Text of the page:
When my mother was pregnant with me, she made the difficult decision of leaving her family behind for more opportunities in the U.S. She wouldn’t be able to return to her birth country for more than twenty-two years. She maintained contact through telephone and written letters with pictures of her new family. It is a tremendous sacrifice that I do not romanticize.
And somehow, it was my abuelita that gave back to her family by physically uniting everyone once more. She had always considered family to be sacred. The same effort she put into raising her children—she received from them. As her illness progressed more and more, her family remained by her side. In My Neighbor Totoro, Satsuki and Mei are only children and yet they put on a strong face to cope with the uncertain fate of their mother. Although my mother and her siblings are no longer children, they demonstrated a similar strength as the six of them created a schedule to make sure their mother Genoveva would always be taken care of. We were determined to never have her stay overnight in a hospital. She hated doctors. She loved her countryside and the dozens of avocado trees that were the fruit of her lifetime of labor. My family made sure to work the land for her when she no longer could.
There’s a moment in the film in which Satsuki and Mei discover that their mother’s condition has worsened and she can no longer visit them in their new countryside home. Mei has faith in the restorative powers of nature and she becomes determined to take an ear of corn so that her mother will get better (Fujiki 153). Satsuki, the older sister, becomes flustered by the uncertainty of her mother’s condition and she can no longer maintain the charade. When Satsuki demonstrates the vulnerability that is natural for a child coping with the ongoing loss of a parental figure, it terrifies Mei. Satsuki “opens the floodgates to her own awareness of adult mortality, something that she had previously blocked by busily taking on the chores and persona of the adult child” (Napier 124). It is my belief that loss—particularly the loss of a parental figure—brings out the child in all of us. We can hold a strong face if we sense that our loved ones need it, but it is natural to be overwhelmed by the realization that loss is inevitable.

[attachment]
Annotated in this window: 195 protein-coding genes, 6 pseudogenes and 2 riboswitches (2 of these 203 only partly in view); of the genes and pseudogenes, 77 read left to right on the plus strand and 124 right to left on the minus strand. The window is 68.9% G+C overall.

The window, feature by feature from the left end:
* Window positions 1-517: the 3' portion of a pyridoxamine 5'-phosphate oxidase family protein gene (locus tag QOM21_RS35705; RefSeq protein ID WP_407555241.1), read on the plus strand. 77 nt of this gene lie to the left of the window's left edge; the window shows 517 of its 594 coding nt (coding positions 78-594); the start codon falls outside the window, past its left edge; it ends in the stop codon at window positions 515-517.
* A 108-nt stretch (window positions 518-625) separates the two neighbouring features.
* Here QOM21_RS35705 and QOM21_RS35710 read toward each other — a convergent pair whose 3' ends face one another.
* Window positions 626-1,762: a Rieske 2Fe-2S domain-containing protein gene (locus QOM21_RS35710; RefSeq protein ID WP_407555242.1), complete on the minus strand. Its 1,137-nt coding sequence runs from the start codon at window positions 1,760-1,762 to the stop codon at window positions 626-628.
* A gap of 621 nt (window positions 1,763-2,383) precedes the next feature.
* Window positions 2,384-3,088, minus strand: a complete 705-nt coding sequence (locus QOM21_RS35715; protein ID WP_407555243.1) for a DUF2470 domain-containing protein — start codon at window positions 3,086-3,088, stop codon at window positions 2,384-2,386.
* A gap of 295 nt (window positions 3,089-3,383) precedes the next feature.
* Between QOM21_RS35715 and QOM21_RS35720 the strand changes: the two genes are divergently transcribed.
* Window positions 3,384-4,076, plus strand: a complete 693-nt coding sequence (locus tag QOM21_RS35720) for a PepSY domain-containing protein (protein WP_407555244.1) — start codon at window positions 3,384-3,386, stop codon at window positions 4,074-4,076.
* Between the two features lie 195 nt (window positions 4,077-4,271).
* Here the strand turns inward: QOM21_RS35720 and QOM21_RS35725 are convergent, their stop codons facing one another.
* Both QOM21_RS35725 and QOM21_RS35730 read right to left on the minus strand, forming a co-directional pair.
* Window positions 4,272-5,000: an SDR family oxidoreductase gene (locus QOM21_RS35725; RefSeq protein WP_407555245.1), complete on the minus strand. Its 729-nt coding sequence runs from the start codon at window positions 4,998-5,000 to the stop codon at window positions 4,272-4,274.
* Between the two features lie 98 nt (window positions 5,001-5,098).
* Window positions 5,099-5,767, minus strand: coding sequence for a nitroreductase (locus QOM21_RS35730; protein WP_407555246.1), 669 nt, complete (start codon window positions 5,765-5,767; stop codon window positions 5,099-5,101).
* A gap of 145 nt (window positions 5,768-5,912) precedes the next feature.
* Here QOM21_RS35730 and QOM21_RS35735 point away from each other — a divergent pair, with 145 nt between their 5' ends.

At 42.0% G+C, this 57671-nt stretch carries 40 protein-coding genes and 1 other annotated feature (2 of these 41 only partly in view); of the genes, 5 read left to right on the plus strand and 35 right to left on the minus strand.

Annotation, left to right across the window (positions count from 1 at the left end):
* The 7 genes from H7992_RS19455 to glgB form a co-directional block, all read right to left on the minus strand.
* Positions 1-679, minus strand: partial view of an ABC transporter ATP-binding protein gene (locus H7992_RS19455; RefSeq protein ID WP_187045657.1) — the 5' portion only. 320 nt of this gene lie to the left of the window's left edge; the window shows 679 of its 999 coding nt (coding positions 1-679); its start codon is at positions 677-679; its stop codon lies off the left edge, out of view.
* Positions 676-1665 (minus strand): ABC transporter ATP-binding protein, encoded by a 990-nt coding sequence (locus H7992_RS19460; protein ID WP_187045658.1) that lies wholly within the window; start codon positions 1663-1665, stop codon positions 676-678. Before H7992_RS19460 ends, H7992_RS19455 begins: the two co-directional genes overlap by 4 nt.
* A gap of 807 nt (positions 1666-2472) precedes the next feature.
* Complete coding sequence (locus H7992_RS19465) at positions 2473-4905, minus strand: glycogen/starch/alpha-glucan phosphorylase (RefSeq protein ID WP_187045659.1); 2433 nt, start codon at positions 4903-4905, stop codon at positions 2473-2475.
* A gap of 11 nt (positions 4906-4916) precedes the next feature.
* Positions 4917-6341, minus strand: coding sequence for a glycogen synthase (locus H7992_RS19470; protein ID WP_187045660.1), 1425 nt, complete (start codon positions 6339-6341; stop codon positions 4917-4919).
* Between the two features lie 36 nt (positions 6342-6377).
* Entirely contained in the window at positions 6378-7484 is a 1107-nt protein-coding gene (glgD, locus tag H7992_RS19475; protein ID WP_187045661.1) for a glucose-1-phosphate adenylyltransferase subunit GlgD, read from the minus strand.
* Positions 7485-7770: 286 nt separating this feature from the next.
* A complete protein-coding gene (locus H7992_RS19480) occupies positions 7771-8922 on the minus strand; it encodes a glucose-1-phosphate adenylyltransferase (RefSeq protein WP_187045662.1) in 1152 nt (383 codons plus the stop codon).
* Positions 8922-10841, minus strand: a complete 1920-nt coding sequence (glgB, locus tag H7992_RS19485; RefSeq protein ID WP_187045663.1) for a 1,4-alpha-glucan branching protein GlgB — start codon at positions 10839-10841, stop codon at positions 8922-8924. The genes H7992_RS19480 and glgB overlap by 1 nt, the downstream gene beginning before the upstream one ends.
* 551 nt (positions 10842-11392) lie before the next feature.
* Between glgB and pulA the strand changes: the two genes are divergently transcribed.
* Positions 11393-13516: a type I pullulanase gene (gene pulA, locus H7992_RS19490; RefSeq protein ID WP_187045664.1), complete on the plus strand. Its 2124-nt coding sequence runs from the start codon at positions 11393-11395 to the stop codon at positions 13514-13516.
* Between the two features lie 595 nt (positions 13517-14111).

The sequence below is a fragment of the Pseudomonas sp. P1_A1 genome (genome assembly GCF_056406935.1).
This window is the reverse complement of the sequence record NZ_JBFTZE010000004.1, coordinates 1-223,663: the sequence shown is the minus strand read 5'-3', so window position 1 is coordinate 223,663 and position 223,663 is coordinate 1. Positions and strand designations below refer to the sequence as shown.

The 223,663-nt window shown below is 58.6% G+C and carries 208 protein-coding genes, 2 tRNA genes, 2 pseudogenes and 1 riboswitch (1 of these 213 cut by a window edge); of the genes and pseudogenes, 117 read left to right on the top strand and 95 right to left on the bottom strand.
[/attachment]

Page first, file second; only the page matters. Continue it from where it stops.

During the first year of the pandemic, I remember the crippling sensation from the uncertainty that loomed over the world. It was daunting to know that my own parents were just as uncertain as I was. I remember a late night in which I could see the concern on their face. They did not have the answers to this global pandemic and they were frustrated by the growing division in our country. My only way of coping was throwing myself into my studies, fiercely determined to get my bachelor’s degree if it was the last thing I did.